U.S.-Taiwanese Relations After the Midterms: A Unique Opportunity
On the 35th anniversary of the Taiwan Relations Act, I argued in The National Interest and at an event at the American Enterprise Institute (AEI) that our relationship with Taiwan has suffered from benign neglect for far too long. Sustaining a productive partnership with Taiwan is critical to the success of U.S. strategic goals in the Asia-Pacific region. Unfortunately, the Obama administration still needs to do more to reinvigorate the bilateral relationship. It should work directly with Taiwan to actively promote peace and stability in Asia; strengthen the bilateral economic and trade relationship; preserve democracy, human rights, and media freedom; reopen blocked channels of communication; and facilitate meaningful participation in international organizations.
Will Republican majorities in the House and Senate benefit Taiwan in concrete ways? It’s hard to say. On the one hand, Congress is able to successfully speak out on sensitive bilateral issues that are more difficult for the administration to address directly and forcefully in public. In recent years, Congress has also held a number of public hearings focusing on various aspects of the U.S.-Taiwan relationship. The previous generation of Congressional Taiwan hands pushed for the island to respect human rights and democratic norms during the White Terror. Yet, China’s increasingly aggressive behavior is demonstrating to a new generation of Congressmen and women that the United States must support Taiwan’s continued democratic consolidation and international diplomatic breathing space as well as promote enhanced bilateral economic and security relations. These are nevertheless all largely bipartisan efforts.
Perhaps the strongest potential benefit of a Republican Congress is enhanced support for the Asian rebalance and regional trade agreements. If the GOP leadership can facilitate the renewal of Trade Promotion Authority (TPA), then it might ultimately hasten Taiwan’s ability to join the Trans-Pacific Partnership or signal the possibility of a bilateral free trade agreement (FTA) in the future. According to the Congressional Research Service, while “TPA is not necessary to begin or even conclude trade negotiations… it is widely understood to be a key element of defining congressional authority, and of passing trade agreement implementing legislation. Therefore, its renewal can be construed as signaling serious congressional support for moving ahead with trade negotiations.” Although both the United States and Taiwan would need to commit to serious negotiations before either of these potential trade agreements could come to fruition, having a trade-friendly Congress is a positive first step.
On the other hand, although Congress has the capacity to pass laws that address specific bilateral problems—for example, mandating that the Senate must confirm the position of the American Institute in Taiwan director, our de facto ambassador in Taipei—it is the arguably the White House National Security Council and U.S. Department of State that have the greatest role in shaping, implementing, and managing Taiwan policy. It is thus unlikely that shifts in the political makeup of Congress will have a substantial effect on the overall contours of our bilateral relationship.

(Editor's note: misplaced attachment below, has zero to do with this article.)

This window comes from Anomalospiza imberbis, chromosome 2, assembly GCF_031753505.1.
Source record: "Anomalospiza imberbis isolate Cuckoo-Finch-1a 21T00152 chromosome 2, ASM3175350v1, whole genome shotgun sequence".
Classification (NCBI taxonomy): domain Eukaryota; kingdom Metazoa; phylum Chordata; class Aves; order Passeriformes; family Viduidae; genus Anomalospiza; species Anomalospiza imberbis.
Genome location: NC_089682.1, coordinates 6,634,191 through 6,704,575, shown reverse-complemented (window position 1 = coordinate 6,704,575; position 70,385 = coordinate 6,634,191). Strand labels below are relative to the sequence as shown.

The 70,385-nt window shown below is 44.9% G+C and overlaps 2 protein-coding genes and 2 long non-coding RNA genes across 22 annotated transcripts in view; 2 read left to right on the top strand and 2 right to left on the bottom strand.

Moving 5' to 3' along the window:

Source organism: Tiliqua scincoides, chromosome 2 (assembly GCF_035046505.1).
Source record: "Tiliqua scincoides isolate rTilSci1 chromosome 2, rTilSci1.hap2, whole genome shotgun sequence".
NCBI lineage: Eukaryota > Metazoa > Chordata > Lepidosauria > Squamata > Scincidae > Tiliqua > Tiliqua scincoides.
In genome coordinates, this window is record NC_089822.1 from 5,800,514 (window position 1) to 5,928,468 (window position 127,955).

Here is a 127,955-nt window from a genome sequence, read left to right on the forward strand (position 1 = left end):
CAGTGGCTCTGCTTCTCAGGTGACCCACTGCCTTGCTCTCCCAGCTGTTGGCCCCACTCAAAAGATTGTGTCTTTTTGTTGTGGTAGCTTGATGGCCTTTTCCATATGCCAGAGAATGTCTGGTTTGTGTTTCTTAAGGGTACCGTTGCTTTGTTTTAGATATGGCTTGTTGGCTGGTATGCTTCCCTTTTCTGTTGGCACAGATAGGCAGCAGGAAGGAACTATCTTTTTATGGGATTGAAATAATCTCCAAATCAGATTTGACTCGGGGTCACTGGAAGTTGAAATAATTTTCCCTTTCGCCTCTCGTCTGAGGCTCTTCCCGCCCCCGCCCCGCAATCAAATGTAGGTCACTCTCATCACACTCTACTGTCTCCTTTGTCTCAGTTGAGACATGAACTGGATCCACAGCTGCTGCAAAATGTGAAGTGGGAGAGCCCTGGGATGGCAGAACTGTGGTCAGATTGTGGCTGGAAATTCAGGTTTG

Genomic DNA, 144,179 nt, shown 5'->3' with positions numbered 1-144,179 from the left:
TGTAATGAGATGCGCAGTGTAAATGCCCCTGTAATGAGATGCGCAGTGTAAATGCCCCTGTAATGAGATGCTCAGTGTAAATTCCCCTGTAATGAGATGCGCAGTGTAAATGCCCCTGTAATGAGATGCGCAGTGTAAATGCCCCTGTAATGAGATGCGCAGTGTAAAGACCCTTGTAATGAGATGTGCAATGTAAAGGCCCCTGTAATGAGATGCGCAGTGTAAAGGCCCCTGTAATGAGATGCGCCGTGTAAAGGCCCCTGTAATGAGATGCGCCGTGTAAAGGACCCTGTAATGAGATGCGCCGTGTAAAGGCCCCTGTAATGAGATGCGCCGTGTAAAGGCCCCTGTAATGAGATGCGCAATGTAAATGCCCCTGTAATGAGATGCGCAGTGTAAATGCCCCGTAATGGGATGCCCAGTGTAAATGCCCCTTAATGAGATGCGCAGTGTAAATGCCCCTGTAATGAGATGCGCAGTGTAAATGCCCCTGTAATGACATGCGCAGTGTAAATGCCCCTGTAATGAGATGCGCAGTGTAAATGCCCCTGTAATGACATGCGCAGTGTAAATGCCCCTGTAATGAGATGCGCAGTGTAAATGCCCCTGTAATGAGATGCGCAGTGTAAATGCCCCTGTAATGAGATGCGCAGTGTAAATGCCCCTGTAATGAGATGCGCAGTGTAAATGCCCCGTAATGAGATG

Although many members of Congress would undoubtedly like to pay greater attention to the Asia-Pacific region, developing a strategy to combat and destroy ISIL will remain a high priority for both the executive and legislative branches of government. Opportunities for pragmatic engagement with Asia—including Taiwan—will nevertheless emerge. Scholars, policy experts, and the American public at large must remain ready to grasp these opportunities as we work with our partners around the globe to secure long-term peace and stability.
When the 114th Congress convenes in January 2015, it would behoove them to think critically about the ways in which U.S. policymakers can leverage Taiwan’s strengths to enhance the proper functioning and effectiveness of the Asian rebalance. Washington cannot rely on traditional military allies alone. Our leaders must engage in robust, transparent, and honest dialogue with counterparts in Taipei to discuss how the island can help counter military threats from Beijing. Congressional leaders should also focus on bolstering our bilateral trade relationship while helping Taiwan lay the groundwork to enter into TPP negotiations. Diversification represents the key to Taiwan’s future growth, and is necessary to hedge against systematic risk from China.
The relationship between Taipei and Washington rests on a firm and durable foundation. Yet, a new generation of lawmakers has a unique opportunity to re-envision and reinvigorate the U.S.-Taiwan strategic and economic relationship during a pivotal and transformative period in our two nations’ development. The time is now to reaffirm our shared values and mutual stake in promoting a peaceful and prosperous Asia-Pacific region.
Julia Famularo is an International Security Studies Fellow at Yale University.